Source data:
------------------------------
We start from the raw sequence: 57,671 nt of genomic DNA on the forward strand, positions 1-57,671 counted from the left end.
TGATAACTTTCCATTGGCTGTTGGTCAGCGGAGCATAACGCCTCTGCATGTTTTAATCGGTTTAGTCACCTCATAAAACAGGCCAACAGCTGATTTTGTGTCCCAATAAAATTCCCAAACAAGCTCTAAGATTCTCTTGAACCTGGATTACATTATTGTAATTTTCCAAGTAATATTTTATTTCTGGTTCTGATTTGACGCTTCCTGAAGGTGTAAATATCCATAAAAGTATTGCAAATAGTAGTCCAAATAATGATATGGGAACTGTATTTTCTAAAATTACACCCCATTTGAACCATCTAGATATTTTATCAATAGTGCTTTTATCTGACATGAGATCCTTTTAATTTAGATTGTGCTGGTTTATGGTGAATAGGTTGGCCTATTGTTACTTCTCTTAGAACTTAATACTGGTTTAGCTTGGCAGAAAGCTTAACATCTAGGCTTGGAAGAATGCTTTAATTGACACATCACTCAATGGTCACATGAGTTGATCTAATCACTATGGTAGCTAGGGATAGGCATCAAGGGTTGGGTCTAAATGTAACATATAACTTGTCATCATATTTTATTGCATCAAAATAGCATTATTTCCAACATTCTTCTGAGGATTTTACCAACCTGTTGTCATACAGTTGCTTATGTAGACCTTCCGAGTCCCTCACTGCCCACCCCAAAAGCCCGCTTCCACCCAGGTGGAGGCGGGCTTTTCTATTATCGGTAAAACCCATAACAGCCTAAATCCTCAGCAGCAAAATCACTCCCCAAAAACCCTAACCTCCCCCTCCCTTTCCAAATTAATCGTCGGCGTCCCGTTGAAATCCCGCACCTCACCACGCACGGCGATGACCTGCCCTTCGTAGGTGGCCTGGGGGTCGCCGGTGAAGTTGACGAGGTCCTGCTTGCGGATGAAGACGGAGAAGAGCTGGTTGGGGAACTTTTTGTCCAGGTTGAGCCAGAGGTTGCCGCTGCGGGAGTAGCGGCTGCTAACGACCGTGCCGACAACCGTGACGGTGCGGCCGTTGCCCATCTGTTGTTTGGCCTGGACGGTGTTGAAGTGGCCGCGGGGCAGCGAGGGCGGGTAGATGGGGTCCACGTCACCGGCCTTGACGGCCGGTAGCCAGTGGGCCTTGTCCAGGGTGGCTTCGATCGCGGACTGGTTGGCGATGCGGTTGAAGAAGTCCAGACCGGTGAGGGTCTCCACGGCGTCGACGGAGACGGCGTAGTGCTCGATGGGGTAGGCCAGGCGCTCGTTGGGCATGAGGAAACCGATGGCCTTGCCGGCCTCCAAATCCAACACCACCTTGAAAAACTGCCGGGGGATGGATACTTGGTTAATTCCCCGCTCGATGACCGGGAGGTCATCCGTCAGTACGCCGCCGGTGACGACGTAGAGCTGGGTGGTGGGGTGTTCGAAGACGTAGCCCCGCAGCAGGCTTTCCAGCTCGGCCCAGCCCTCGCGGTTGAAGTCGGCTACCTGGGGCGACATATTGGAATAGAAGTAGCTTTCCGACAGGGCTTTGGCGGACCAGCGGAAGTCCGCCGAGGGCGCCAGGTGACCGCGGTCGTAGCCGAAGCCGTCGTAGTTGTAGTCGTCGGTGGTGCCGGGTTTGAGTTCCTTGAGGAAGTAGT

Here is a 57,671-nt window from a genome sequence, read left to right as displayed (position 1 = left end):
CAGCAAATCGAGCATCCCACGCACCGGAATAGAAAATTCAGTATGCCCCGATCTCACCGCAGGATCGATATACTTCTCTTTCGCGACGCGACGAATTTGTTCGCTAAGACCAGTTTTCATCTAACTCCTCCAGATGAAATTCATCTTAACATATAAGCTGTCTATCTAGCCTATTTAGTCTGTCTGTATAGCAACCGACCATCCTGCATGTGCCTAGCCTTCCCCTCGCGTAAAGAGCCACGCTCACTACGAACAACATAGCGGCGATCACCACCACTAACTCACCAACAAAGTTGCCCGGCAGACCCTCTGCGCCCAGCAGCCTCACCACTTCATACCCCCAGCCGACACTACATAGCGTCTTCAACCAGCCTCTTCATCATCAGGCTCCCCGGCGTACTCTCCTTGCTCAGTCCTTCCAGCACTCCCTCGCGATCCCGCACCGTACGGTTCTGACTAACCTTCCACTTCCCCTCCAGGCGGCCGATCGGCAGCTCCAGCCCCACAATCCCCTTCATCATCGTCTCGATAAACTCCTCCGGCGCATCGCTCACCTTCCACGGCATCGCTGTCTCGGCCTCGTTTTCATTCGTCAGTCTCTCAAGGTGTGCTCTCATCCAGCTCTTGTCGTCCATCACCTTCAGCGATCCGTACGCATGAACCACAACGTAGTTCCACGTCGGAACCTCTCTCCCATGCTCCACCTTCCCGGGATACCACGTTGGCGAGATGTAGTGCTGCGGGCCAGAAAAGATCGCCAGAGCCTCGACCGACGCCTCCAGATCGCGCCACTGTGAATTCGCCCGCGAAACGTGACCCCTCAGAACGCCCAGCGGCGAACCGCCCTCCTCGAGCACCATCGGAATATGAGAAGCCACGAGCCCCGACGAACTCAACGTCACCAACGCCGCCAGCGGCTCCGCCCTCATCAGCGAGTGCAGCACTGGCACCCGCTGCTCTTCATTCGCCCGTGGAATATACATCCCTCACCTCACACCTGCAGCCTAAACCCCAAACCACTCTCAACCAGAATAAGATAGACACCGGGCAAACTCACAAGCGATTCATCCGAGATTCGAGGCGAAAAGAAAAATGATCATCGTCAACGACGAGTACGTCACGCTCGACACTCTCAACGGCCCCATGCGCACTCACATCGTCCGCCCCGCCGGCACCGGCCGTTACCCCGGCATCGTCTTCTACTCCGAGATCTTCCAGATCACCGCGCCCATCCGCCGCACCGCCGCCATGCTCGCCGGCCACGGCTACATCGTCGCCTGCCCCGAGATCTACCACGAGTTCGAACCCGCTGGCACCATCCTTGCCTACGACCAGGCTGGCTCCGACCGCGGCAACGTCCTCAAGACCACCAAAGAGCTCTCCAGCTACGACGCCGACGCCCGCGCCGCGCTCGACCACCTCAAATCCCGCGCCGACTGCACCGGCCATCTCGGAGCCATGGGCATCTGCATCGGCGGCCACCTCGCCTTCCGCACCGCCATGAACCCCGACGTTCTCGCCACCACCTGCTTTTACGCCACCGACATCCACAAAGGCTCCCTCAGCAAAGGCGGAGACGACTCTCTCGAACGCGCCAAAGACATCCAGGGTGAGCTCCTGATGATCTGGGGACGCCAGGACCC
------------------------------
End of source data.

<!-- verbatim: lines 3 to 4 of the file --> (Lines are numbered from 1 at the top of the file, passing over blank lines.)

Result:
Here is a 57,671-nt window from a genome sequence, read left to right as displayed (position 1 = left end):
CAGCAAATCGAGCATCCCACGCACCGGAATAGAAAATTCAGTATGCCCCGATCTCACCGCAGGATCGATATACTTCTCTTTCGCGACGCGACGAATTTGTTCGCTAAGACCAGTTTTCATCTAACTCCTCCAGATGAAATTCATCTTAACATATAAGCTGTCTATCTAGCCTATTTAGTCTGTCTGTATAGCAACCGACCATCCTGCATGTGCCTAGCCTTCCCCTCGCGTAAAGAGCCACGCTCACTACGAACAACATAGCGGCGATCACCACCACTAACTCACCAACAAAGTTGCCCGGCAGACCCTCTGCGCCCAGCAGCCTCACCACTTCATACCCCCAGCCGACACTACATAGCGTCTTCAACCAGCCTCTTCATCATCAGGCTCCCCGGCGTACTCTCCTTGCTCAGTCCTTCCAGCACTCCCTCGCGATCCCGCACCGTACGGTTCTGACTAACCTTCCACTTCCCCTCCAGGCGGCCGATCGGCAGCTCCAGCCCCACAATCCCCTTCATCATCGTCTCGATAAACTCCTCCGGCGCATCGCTCACCTTCCACGGCATCGCTGTCTCGGCCTCGTTTTCATTCGTCAGTCTCTCAAGGTGTGCTCTCATCCAGCTCTTGTCGTCCATCACCTTCAGCGATCCGTACGCATGAACCACAACGTAGTTCCACGTCGGAACCTCTCTCCCATGCTCCACCTTCCCGGGATACCACGTTGGCGAGATGTAGTGCTGCGGGCCAGAAAAGATCGCCAGAGCCTCGACCGACGCCTCCAGATCGCGCCACTGTGAATTCGCCCGCGAAACGTGACCCCTCAGAACGCCCAGCGGCGAACCGCCCTCCTCGAGCACCATCGGAATATGAGAAGCCACGAGCCCCGACGAACTCAACGTCACCAACGCCGCCAGCGGCTCCGCCCTCATCAGCGAGTGCAGCACTGGCACCCGCTGCTCTTCATTCGCCCGTGGAATATACATCCCTCACCTCACACCTGCAGCCTAAACCCCAAACCACTCTCAACCAGAATAAGATAGACACCGGGCAAACTCACAAGCGATTCATCCGAGATTCGAGGCGAAAAGAAAAATGATCATCGTCAACGACGAGTACGTCACGCTCGACACTCTCAACGGCCCCATGCGCACTCACATCGTCCGCCCCGCCGGCACCGGCCGTTACCCCGGCATCGTCTTCTACTCCGAGATCTTCCAGATCACCGCGCCCATCCGCCGCACCGCCGCCATGCTCGCCGGCCACGGCTACATCGTCGCCTGCCCCGAGATCTACCACGAGTTCGAACCCGCTGGCACCATCCTTGCCTACGACCAGGCTGGCTCCGACCGCGGCAACGTCCTCAAGACCACCAAAGAGCTCTCCAGCTACGACGCCGACGCCCGCGCCGCGCTCGACCACCTCAAATCCCGCGCCGACTGCACCGGCCATCTCGGAGCCATGGGCATCTGCATCGGCGGCCACCTCGCCTTCCGCACCGCCATGAACCCCGACGTTCTCGCCACCACCTGCTTTTACGCCACCGACATCCACAAAGGCTCCCTCAGCAAAGGCGGAGACGACTCTCTCGAACGCGCCAAAGACATCCAGGGTGAGCTCCTGATGATCTGGGGACGCCAGGACCC